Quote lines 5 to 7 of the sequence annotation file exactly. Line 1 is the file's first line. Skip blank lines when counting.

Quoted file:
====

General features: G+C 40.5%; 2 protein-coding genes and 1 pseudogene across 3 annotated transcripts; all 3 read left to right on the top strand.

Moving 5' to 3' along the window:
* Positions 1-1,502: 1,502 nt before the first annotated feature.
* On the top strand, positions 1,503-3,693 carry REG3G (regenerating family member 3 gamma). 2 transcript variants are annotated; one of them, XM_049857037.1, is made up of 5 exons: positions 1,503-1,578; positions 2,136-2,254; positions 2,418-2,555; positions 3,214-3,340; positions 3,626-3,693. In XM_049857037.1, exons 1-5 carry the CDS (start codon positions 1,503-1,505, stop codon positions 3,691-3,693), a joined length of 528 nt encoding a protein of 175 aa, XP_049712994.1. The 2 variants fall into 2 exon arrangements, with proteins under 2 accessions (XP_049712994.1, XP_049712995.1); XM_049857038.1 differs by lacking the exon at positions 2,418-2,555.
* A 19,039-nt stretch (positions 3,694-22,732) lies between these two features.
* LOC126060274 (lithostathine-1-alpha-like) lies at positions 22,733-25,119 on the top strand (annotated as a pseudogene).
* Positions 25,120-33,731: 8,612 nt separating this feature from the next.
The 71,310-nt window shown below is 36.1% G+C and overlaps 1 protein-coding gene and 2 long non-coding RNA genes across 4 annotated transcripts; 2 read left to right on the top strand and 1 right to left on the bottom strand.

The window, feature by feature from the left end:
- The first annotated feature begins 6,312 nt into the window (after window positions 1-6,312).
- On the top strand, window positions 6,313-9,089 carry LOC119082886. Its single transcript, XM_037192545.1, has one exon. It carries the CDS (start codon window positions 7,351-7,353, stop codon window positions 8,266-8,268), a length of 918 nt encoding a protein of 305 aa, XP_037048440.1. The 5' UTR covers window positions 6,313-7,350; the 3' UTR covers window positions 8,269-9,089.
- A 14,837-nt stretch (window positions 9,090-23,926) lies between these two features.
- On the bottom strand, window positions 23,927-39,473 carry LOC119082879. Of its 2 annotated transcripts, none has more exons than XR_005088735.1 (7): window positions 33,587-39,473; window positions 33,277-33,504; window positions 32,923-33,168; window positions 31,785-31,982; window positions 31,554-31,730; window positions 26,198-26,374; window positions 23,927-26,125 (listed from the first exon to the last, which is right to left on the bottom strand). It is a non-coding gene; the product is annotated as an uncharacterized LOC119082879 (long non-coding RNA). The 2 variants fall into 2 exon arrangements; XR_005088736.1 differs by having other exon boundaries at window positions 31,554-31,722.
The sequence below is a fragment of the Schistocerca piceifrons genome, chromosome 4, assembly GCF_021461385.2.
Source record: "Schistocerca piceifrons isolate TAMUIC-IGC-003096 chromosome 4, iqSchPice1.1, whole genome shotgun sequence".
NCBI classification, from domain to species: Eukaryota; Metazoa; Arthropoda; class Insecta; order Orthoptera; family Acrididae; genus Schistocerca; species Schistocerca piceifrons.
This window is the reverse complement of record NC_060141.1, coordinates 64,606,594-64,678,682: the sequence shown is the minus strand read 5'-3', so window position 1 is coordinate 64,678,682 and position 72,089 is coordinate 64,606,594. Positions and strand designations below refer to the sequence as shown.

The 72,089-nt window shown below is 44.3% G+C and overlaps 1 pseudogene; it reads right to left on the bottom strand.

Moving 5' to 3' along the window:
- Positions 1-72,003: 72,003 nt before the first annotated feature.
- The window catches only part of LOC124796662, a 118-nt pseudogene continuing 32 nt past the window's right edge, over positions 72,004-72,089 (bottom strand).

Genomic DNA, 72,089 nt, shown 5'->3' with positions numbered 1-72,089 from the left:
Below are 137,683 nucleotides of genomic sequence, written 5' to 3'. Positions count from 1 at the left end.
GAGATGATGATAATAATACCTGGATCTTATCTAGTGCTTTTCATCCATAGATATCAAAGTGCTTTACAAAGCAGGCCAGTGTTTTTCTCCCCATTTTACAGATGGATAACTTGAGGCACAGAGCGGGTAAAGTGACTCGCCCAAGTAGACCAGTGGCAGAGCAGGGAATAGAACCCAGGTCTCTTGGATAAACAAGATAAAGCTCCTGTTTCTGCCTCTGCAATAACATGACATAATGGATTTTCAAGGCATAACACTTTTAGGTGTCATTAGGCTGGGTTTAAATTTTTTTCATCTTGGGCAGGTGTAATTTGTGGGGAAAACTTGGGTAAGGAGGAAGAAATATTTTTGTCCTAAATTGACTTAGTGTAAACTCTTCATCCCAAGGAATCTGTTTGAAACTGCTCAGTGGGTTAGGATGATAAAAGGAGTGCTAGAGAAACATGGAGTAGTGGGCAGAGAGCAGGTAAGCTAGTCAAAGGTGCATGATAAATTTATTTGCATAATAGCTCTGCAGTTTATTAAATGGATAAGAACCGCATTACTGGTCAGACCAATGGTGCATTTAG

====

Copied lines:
* A 19,039-nt stretch (positions 3,694-22,732) lies between these two features.
* LOC126060274 (lithostathine-1-alpha-like) lies at positions 22,733-25,119 on the top strand (annotated as a pseudogene).
* Positions 25,120-33,731: 8,612 nt separating this feature from the next.